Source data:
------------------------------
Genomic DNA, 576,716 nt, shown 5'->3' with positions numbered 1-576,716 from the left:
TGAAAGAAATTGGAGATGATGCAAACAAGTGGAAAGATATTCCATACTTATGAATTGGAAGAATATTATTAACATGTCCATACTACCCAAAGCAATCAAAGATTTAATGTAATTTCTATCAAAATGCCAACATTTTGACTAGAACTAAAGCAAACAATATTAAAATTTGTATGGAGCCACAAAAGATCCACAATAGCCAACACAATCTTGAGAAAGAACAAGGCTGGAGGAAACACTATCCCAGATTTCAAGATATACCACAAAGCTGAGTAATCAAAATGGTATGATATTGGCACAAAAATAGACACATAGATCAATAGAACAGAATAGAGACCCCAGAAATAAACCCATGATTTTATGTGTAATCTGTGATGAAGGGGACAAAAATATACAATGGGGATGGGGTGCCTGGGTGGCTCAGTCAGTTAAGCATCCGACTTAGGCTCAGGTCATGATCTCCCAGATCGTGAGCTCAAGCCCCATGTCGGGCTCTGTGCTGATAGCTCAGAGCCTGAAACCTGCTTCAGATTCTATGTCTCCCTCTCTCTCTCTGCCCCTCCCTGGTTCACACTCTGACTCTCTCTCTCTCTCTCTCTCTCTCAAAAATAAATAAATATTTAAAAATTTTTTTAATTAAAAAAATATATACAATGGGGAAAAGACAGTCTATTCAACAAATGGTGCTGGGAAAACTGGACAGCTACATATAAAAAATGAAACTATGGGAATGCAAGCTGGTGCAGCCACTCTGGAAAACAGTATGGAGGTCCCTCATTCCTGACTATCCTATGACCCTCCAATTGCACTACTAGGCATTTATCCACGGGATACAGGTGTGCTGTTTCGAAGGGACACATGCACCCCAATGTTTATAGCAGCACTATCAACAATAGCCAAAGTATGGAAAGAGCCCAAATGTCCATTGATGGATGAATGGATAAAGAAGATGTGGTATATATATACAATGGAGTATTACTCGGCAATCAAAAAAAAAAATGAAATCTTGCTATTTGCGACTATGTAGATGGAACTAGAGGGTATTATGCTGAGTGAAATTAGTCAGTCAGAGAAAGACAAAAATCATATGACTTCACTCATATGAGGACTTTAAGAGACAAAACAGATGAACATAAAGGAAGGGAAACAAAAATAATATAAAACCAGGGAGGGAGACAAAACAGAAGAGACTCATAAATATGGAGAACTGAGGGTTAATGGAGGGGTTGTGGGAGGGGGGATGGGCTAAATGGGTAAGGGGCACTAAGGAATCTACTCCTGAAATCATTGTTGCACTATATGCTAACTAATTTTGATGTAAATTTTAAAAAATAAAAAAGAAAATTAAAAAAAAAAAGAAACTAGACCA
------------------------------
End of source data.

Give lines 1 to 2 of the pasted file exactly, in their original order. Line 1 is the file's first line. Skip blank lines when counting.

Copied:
Genomic DNA, 576,716 nt, shown 5'->3' with positions numbered 1-576,716 from the left:
TGAAAGAAATTGGAGATGATGCAAACAAGTGGAAAGATATTCCATACTTATGAATTGGAAGAATATTATTAACATGTCCATACTACCCAAAGCAATCAAAGATTTAATGTAATTTCTATCAAAATGCCAACATTTTGACTAGAACTAAAGCAAACAATATTAAAATTTGTATGGAGCCACAAAAGATCCACAATAGCCAACACAATCTTGAGAAAGAACAAGGCTGGAGGAAACACTATCCCAGATTTCAAGATATACCACAAAGCTGAGTAATCAAAATGGTATGATATTGGCACAAAAATAGACACATAGATCAATAGAACAGAATAGAGACCCCAGAAATAAACCCATGATTTTATGTGTAATCTGTGATGAAGGGGACAAAAATATACAATGGGGATGGGGTGCCTGGGTGGCTCAGTCAGTTAAGCATCCGACTTAGGCTCAGGTCATGATCTCCCAGATCGTGAGCTCAAGCCCCATGTCGGGCTCTGTGCTGATAGCTCAGAGCCTGAAACCTGCTTCAGATTCTATGTCTCCCTCTCTCTCTCTGCCCCTCCCTGGTTCACACTCTGACTCTCTCTCTCTCTCTCTCTCTCTCAAAAATAAATAAATATTTAAAAATTTTTTTAATTAAAAAAATATATACAATGGGGAAAAGACAGTCTATTCAACAAATGGTGCTGGGAAAACTGGACAGCTACATATAAAAAATGAAACTATGGGAATGCAAGCTGGTGCAGCCACTCTGGAAAACAGTATGGAGGTCCCTCATTCCTGACTATCCTATGACCCTCCAATTGCACTACTAGGCATTTATCCACGGGATACAGGTGTGCTGTTTCGAAGGGACACATGCACCCCAATGTTTATAGCAGCACTATCAACAATAGCCAAAGTATGGAAAGAGCCCAAATGTCCATTGATGGATGAATGGATAAAGAAGATGTGGTATATATATACAATGGAGTATTACTCGGCAATCAAAAAAAAAAATGAAATCTTGCTATTTGCGACTATGTAGATGGAACTAGAGGGTATTATGCTGAGTGAAATTAGTCAGTCAGAGAAAGACAAAAATCATATGACTTCACTCATATGAGGACTTTAAGAGACAAAACAGATGAACATAAAGGAAGGGAAACAAAAATAATATAAAACCAGGGAGGGAGACAAAACAGAAGAGACTCATAAATATGGAGAACTGAGGGTTAATGGAGGGGTTGTGGGAGGGGGGATGGGCTAAATGGGTAAGGGGCACTAAGGAATCTACTCCTGAAATCATTGTTGCACTATATGCTAACTAATTTTGATGTAAATTTTAAAAAATAAAAAAGAAAATTAAAAAAAAAAAGAAACTAGACCA